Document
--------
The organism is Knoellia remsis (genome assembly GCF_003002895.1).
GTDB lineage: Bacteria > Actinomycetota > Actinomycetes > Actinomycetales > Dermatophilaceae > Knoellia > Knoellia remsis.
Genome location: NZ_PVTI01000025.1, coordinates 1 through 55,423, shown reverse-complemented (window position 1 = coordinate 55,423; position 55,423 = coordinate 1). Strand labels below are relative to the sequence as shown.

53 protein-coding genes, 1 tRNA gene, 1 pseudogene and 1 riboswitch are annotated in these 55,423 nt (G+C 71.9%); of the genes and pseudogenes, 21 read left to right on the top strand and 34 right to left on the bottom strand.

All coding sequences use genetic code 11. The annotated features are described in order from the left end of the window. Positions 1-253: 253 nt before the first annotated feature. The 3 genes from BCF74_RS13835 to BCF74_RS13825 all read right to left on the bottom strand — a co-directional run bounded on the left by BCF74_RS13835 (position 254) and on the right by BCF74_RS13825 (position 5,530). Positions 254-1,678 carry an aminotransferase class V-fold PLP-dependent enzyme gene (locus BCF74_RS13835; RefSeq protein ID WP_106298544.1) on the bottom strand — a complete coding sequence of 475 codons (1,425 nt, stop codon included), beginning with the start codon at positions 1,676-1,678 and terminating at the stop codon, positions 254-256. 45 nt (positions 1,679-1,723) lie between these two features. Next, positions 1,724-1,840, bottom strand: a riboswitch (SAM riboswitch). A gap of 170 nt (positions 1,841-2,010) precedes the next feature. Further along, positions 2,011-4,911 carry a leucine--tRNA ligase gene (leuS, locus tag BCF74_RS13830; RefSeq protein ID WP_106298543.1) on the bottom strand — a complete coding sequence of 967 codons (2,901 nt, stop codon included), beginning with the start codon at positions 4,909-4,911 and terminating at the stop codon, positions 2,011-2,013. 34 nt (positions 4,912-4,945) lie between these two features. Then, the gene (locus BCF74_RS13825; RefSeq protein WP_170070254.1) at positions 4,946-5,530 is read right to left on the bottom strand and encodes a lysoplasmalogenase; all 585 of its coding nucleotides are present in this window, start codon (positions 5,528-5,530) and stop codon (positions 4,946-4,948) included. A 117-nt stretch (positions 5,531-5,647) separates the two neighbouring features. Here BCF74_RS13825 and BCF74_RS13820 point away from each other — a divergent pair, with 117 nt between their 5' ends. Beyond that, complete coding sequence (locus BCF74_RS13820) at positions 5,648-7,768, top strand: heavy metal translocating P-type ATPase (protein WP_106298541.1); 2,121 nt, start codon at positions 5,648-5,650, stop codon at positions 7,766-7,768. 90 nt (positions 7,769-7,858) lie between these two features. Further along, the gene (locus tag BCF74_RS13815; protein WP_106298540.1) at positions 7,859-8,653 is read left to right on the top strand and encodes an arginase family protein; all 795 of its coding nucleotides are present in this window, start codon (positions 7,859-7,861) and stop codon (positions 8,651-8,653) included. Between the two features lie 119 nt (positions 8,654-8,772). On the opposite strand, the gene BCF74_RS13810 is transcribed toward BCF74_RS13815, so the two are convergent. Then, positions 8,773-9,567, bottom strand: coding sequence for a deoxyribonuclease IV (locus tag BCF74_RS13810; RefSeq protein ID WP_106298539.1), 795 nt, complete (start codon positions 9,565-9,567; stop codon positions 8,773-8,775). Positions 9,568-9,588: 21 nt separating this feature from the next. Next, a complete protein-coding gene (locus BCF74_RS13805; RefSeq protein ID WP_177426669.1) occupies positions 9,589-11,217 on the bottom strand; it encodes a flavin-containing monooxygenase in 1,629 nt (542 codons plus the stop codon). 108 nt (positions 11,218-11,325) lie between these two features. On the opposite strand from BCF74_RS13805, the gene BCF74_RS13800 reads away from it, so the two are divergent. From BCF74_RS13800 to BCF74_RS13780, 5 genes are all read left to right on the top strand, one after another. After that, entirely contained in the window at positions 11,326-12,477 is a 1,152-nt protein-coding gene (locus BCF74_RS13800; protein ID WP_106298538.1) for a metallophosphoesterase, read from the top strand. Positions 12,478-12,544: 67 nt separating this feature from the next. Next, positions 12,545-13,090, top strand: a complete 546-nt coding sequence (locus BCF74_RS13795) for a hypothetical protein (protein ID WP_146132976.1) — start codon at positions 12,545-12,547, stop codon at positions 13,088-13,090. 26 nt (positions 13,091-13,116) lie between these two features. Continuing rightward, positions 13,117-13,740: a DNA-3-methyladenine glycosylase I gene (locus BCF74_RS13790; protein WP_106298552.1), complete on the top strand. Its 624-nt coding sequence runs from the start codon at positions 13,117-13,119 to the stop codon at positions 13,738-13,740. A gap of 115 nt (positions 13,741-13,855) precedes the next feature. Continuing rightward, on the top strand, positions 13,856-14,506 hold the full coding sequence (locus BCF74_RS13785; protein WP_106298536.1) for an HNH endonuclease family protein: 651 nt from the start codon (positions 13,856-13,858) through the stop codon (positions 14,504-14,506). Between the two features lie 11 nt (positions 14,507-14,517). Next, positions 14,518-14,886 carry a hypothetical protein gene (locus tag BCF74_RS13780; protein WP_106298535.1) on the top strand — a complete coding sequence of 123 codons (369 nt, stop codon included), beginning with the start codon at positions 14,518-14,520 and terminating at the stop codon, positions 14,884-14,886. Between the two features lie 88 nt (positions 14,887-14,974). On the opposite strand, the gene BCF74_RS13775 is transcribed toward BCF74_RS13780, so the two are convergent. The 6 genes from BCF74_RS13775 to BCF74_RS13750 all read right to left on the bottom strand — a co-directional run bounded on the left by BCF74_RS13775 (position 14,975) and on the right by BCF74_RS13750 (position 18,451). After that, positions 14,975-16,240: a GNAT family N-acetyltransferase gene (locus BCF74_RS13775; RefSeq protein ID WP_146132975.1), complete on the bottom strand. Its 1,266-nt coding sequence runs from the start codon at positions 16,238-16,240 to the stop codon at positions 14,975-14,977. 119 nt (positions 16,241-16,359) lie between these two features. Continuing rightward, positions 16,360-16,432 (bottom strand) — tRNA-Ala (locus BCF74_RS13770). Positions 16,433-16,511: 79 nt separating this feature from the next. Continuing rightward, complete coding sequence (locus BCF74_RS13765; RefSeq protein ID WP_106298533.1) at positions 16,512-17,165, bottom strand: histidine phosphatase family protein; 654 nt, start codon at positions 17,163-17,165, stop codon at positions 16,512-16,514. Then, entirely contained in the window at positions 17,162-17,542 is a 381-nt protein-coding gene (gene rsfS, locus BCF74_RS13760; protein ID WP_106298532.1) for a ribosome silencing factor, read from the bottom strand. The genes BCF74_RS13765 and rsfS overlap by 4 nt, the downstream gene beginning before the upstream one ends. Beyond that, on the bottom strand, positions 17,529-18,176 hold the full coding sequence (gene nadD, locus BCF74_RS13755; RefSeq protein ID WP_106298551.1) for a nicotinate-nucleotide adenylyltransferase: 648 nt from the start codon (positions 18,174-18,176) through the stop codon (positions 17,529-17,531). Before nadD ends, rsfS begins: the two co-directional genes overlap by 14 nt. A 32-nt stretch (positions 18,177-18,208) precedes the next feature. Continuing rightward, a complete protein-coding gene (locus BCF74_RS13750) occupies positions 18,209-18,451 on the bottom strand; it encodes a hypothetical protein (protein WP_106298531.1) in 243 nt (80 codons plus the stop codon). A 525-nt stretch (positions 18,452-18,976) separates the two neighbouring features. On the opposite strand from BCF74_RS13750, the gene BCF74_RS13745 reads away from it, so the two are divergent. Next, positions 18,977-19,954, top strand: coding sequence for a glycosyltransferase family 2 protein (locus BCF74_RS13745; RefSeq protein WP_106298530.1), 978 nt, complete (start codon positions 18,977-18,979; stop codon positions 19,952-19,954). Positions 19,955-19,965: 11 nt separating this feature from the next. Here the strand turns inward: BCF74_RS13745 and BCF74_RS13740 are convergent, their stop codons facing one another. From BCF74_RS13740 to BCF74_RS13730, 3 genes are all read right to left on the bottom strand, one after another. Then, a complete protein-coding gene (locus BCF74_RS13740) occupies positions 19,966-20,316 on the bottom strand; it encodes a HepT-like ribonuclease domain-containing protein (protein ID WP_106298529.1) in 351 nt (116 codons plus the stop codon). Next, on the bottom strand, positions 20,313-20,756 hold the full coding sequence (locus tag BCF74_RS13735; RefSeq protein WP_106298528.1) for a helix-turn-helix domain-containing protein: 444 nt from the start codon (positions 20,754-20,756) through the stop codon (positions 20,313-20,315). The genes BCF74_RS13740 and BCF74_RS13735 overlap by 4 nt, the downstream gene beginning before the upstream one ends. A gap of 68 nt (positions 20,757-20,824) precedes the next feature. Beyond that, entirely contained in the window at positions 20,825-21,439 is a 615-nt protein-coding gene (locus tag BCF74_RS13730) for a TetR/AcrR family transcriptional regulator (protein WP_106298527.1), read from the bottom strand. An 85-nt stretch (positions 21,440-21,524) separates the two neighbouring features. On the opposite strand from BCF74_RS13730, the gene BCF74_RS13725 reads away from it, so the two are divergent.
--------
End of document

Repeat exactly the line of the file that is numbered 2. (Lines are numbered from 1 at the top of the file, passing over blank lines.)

GTDB lineage: Bacteria > Actinomycetota > Actinomycetes > Actinomycetales > Dermatophilaceae > Knoellia > Knoellia remsis.